The Hermit Hermit's Free Library  Codes, Symbols, & Terms

Glossary of Computer Terms

A - B - C - D - E - F - G - H - I - J - K - L - M - N - O - PQ - R - S - T - U - V - WXYZ


The drive designator for floppy disk drive A.


A DOS prompt which indicates that the current drive is A and the current directory is the root directory.


A prescribed set of well-defined rules or processes for the solution of a problem in a finite number of steps.

active window

Active window is the term used to denote the application window which is currently selected. It is sometimes said that the active window "has the focus". Windows for other applications which may be open at the same time are said to be inactive, or in the background.

alpha-numeric keys

All keys on the keyboard which produce characters and numbers.

application program

A program written for or by a user that applies to his own work.


Freeing up space on the active storage system by moving infrequently-used data files to off-line storage.


American Standard Code for Information Interchange. A standard format for storing and exchanging information between binary-based computers.

ASCII file

A disk file containing only ASCII characters 32 - 126, ie. only alpha-numeric characters and punctuation. Also known as a DOS or text file.

backspace key

Keyboard key which moves the cursor back one space, erasing the character (or code) which occupied that place.


The measurement of the rate at which information can be transferred across a network or the Internet. A wider bandwidth means more information can be transferred during a given amount of time.


Abbreviation for binary digit. The smallest unit of information storage in a binary computer system. Eight bits constitute one

block functions

Selection of existing text (data) for manipulation such as copy, delete, move, underline, print, etc.

boiler plate

Term describing the individual components of document assembly.


The emphasis of text by printing it darker than normal.


Booting is the process of loading an operating system into computer primary memory (RAM).


Networks of compromised computers (robots) used to perpetrate eFraud and eCrime.


Software for navigating the World Wide Web and retrieving hypertext documents as well as other files.


Bus is an electrical term which denotes a conductor used in common by several circuits. A computer system's data bus is a set of conductors which connect input and output devices, the microprocessor (or CPU), and primary and secondary memory so that they can communicate among themselves.


One byte (or eight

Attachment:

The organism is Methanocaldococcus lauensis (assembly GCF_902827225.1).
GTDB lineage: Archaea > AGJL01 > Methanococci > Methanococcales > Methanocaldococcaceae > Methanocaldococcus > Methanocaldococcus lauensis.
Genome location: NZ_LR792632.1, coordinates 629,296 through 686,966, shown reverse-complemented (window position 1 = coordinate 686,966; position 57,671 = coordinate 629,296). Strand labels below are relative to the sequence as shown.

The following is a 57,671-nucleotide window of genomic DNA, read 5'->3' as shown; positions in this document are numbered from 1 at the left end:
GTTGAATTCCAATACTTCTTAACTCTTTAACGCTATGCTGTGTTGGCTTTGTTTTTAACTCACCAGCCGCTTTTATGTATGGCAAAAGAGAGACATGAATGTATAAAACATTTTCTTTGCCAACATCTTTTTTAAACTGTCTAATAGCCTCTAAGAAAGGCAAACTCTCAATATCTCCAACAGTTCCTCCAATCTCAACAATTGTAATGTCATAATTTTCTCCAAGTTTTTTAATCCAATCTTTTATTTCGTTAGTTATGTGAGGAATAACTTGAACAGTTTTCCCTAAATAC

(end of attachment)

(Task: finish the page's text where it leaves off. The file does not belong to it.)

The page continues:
bits) is the amount of storage space needed to represent one character on a binary computer system.


The DOS prompt indicating that the current drive is C (the first hard disk on a hard disk system) and the current directory is the root.

Command and Control (C&C)

The method of using a computer or computer network (peer-to-peer) to exercise control over a botnet.


A data processor that can perform substantial computation, including numerous arithmetic or logic operations, without intervention by a human operator during the run.
A central processing unit, with main storage, input/output channels, control units, direct access storage devices, and input\output devices connected to it.

computer program

A series of computer instructions that are designed to accomplish a task or achieve a particular result.


The DOS command used to make an exact duplicate of a disk file.


Central Processing Unit. A CPU consists of a microprocessor and a certain amount of onboard RAM. Using built-in instructions as well as those from software programs, the CPU controls and coordinates the functions of other hardware devices and performs arithmetic calculations.


Cathode Ray Tube. An output device. The component of a computer monitor which displays text or images.

Cryptovirologic extortion

Efraud involving the encryption of an individual or organization's data using malware in order to extort money for it's safe return.


Indication of current data-entry point on the computer screen. Usually a flashing rectangle or bar of light.

data diskette

A floppy diskette used for saving and storing data files.


A set of meaningful symbols.

data bus


decimal tab

Word processing feature which automatically aligns columns of numbers on the decimal point.


A default setting is a preset, or "out of the box" setting, as opposed to a setting which has been customized by the user.

delete key

The keyboard key which deletes the character at the cursor location.

dot pitch

Dot pitch is the amount of (empty) space surrounding each
pixel on a computer monitor. The smaller the dot pitch rating of a monitor, the closer the pixels can be displayed together and the sharper the resulting image. Typical dot pitch ratings are .26, .32, .45, etc., with the smallest number being the best quality.


Subdivision of a floppy diskette or hard disk drive. Used to organize data files much as folders within a filing cabinet.

disk storage

Storage on direct access devices that record data magnetically on rotating disks. Secondary storage.

disk drive

Electromechanical device which records and reads information to and from magnetic media (diskettes).


Magnetic media used for secondary storage. Floppy diskette.

document assembly

The process of creating word processing documents by combining segments of text stored separately as files or macros.

DOS environment

The DOS environment is like a bulletin board where messages can be left by and for DOS and some application programs. It is a reserved portion of memory which is 512k by default. This size is often inadequate and can be increased by using the SHELL command.